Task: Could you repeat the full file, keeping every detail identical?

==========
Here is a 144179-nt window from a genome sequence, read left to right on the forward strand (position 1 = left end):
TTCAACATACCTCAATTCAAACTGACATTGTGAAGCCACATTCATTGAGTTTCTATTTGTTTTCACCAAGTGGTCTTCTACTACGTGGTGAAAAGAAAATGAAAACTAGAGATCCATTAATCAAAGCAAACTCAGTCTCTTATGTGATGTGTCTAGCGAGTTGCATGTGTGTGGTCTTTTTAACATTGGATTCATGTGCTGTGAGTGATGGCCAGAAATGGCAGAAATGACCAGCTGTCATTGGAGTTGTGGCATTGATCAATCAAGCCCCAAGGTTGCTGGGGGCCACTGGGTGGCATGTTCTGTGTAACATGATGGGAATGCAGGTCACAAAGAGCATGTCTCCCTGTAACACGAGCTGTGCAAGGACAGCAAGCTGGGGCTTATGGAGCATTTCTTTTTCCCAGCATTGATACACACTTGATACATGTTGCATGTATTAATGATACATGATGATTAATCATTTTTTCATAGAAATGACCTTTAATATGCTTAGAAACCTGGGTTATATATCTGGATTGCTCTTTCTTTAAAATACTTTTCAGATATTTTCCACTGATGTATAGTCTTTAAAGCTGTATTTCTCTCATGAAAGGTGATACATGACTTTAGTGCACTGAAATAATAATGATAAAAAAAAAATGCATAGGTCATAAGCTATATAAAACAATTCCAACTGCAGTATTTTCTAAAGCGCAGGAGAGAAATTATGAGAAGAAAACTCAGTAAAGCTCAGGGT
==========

Here is a 144179-nt window from a genome sequence, read left to right on the forward strand (position 1 = left end):
TTCAACATACCTCAATTCAAACTGACATTGTGAAGCCACATTCATTGAGTTTCTATTTGTTTTCACCAAGTGGTCTTCTACTACGTGGTGAAAAGAAAATGAAAACTAGAGATCCATTAATCAAAGCAAACTCAGTCTCTTATGTGATGTGTCTAGCGAGTTGCATGTGTGTGGTCTTTTTAACATTGGATTCATGTGCTGTGAGTGATGGCCAGAAATGGCAGAAATGACCAGCTGTCATTGGAGTTGTGGCATTGATCAATCAAGCCCCAAGGTTGCTGGGGGCCACTGGGTGGCATGTTCTGTGTAACATGATGGGAATGCAGGTCACAAAGAGCATGTCTCCCTGTAACACGAGCTGTGCAAGGACAGCAAGCTGGGGCTTATGGAGCATTTCTTTTTCCCAGCATTGATACACACTTGATACATGTTGCATGTATTAATGATACATGATGATTAATCATTTTTTCATAGAAATGACCTTTAATATGCTTAGAAACCTGGGTTATATATCTGGATTGCTCTTTCTTTAAAATACTTTTCAGATATTTTCCACTGATGTATAGTCTTTAAAGCTGTATTTCTCTCATGAAAGGTGATACATGACTTTAGTGCACTGAAATAATAATGATAAAAAAAAAATGCATAGGTCATAAGCTATATAAAACAATTCCAACTGCAGTATTTTCTAAAGCGCAGGAGAGAAATTATGAGAAGAAAACTCAGTAAAGCTCAGGGT